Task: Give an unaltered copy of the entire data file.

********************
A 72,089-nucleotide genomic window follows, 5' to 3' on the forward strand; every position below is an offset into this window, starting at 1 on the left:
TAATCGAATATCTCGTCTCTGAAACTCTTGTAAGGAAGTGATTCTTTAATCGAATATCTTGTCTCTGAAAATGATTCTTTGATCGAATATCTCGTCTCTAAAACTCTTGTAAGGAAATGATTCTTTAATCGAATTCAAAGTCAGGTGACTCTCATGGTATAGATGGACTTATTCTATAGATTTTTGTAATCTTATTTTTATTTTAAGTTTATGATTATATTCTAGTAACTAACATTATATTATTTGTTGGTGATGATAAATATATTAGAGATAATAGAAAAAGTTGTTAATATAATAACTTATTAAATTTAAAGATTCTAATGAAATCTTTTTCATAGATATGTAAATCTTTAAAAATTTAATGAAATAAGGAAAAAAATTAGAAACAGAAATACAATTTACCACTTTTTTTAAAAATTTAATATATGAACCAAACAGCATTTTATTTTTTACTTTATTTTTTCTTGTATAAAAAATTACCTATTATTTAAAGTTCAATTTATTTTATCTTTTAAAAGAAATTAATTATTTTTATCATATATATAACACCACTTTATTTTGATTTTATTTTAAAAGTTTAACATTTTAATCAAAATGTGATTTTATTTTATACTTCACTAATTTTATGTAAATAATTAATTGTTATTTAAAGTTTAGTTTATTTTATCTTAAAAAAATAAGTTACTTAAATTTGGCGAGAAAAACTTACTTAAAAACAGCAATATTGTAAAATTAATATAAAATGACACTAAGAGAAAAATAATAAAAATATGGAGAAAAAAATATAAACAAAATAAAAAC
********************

A 72,089-nucleotide genomic window follows, 5' to 3' on the forward strand; every position below is an offset into this window, starting at 1 on the left:
TAATCGAATATCTCGTCTCTGAAACTCTTGTAAGGAAGTGATTCTTTAATCGAATATCTTGTCTCTGAAAATGATTCTTTGATCGAATATCTCGTCTCTAAAACTCTTGTAAGGAAATGATTCTTTAATCGAATTCAAAGTCAGGTGACTCTCATGGTATAGATGGACTTATTCTATAGATTTTTGTAATCTTATTTTTATTTTAAGTTTATGATTATATTCTAGTAACTAACATTATATTATTTGTTGGTGATGATAAATATATTAGAGATAATAGAAAAAGTTGTTAATATAATAACTTATTAAATTTAAAGATTCTAATGAAATCTTTTTCATAGATATGTAAATCTTTAAAAATTTAATGAAATAAGGAAAAAAATTAGAAACAGAAATACAATTTACCACTTTTTTTAAAAATTTAATATATGAACCAAACAGCATTTTATTTTTTACTTTATTTTTTCTTGTATAAAAAATTACCTATTATTTAAAGTTCAATTTATTTTATCTTTTAAAAGAAATTAATTATTTTTATCATATATATAACACCACTTTATTTTGATTTTATTTTAAAAGTTTAACATTTTAATCAAAATGTGATTTTATTTTATACTTCACTAATTTTATGTAAATAATTAATTGTTATTTAAAGTTTAGTTTATTTTATCTTAAAAAAATAAGTTACTTAAATTTGGCGAGAAAAACTTACTTAAAAACAGCAATATTGTAAAATTAATATAAAATGACACTAAGAGAAAAATAATAAAAATATGGAGAAAAAAATATAAACAAAATAAAAAC